One of the advantages of having your own blog is that you have total control over its content, especially important when it comes to comments.
That control is important for two reasons - it allows you to block offensive comments, often but not always anonymous, and it allows you to set a tone for debate which is appropriate to your readership (it never ceases to amaze me when people tell me that they've read posts here). However, ownership allows a degree of certainty, almost a dogmatic one if you let it.
But now that I am part of the Liberal Democrat Voice family, I've had to give rather more thought to what represents acceptable language and debating style. It has been put to me that what I might consider a 'robust exchange of views' might actually deter others from taking part in the debate. On my own blog, that might not matter so much, but when we're talking about a much-valued 'Party resource' (it is, after all, not an official organ of the Party), one does need to be more mindful of a wider perspective.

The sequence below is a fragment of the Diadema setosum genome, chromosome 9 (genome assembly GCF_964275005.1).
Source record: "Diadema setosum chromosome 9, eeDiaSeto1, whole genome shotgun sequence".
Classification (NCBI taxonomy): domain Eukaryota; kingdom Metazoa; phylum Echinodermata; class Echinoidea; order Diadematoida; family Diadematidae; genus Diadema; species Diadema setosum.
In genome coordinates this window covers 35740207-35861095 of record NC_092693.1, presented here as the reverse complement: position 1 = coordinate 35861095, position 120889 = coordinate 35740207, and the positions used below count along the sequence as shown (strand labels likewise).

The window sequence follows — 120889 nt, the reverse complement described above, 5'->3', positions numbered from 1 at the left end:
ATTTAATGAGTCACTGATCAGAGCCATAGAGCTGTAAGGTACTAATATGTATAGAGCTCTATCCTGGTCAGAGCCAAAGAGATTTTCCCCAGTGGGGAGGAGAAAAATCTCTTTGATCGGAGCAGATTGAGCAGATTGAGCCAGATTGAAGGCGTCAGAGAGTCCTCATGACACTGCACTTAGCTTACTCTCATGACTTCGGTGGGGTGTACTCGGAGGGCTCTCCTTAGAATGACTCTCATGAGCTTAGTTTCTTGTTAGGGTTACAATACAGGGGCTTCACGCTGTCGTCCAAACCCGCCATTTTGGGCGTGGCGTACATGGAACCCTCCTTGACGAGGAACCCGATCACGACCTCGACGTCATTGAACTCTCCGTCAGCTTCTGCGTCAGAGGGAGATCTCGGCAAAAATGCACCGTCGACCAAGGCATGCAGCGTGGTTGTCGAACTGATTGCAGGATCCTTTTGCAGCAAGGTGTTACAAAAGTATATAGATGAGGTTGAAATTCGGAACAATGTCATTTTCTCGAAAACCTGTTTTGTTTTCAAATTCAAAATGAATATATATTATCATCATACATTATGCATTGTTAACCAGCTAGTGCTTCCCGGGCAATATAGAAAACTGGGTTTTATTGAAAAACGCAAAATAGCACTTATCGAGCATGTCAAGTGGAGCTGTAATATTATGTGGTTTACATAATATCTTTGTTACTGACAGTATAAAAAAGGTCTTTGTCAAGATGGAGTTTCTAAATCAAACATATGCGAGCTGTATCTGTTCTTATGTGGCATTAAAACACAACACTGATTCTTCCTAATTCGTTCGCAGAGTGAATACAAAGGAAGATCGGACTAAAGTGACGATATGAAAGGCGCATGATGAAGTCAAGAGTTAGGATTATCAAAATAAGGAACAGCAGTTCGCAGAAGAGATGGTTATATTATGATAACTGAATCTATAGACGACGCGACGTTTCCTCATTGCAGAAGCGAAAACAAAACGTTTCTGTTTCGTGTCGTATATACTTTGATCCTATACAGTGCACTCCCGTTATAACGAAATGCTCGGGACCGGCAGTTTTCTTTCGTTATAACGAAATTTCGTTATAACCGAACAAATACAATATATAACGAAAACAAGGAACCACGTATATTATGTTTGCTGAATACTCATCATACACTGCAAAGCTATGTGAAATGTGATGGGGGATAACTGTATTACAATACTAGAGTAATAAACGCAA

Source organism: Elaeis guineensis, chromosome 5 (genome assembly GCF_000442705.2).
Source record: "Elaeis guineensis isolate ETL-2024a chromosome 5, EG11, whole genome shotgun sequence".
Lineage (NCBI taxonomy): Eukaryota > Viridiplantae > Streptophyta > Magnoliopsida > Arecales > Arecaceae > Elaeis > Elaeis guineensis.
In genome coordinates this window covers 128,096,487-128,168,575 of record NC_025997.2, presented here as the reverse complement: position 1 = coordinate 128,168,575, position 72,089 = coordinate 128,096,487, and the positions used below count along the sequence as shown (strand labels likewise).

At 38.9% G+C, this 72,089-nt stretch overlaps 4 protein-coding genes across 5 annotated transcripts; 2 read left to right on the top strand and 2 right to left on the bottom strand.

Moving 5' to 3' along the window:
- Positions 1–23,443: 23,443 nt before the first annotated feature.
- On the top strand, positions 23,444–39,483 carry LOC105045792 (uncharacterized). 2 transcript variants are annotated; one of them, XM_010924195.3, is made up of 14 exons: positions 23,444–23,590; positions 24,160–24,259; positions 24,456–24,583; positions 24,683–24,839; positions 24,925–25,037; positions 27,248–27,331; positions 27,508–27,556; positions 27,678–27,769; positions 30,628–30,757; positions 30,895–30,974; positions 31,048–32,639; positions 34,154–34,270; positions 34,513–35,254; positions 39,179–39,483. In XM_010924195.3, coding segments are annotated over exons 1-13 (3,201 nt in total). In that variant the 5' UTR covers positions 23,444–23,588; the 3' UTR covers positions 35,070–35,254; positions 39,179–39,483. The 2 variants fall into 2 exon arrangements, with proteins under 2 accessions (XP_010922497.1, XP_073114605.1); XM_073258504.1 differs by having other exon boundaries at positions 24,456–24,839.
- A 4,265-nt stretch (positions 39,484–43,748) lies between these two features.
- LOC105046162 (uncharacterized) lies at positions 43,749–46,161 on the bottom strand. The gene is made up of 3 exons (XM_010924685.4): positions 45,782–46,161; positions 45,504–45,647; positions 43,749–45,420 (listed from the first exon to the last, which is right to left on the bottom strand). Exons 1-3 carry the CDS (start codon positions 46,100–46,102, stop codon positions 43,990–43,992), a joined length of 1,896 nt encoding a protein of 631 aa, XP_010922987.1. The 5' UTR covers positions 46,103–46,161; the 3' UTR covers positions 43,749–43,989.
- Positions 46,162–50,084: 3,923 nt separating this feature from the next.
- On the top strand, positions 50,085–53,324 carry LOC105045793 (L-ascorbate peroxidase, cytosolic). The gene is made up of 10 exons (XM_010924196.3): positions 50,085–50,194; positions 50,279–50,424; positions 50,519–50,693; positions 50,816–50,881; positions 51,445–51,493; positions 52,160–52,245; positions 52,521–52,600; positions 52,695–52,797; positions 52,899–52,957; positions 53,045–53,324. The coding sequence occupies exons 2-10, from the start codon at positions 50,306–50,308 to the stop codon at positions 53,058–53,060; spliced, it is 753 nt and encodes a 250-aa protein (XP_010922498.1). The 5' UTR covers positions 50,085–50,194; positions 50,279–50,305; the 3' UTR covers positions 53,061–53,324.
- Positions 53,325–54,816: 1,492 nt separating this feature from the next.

We've been having an interesting discussion on the subject in the Members' Forum, the contents of which will naturally remain private and confidential, and I have been somewhat enlightened by the ideas put forward there.
And what I've learned is that good moderation is really difficult, balancing freedom of expression with inclusivity. There is little point in allowing individuals to write pretty much whatever they like if the comments stream becomes so vile (cf Guido Fawkes) that it deters all but those with strong stomachs and an absence of mutual respect. On the other hand, excessive moderation, excluding dissent and passion, reduces the vibrancy of the debate and dullens the site, reducing its effectiveness.
But if that's the hard option, the alternative, no moderation at all, is much harder in the long run. Political dialogue in this country has been coarsened to a point where the public just switch off, something which impacts on all of us who believe in political activism within a vibrant civil society.
I suspect that I will continue to struggle with this question over the weeks, months and years ahead. And sometimes, I will get the balance wrong. But do bear with me, I am trying...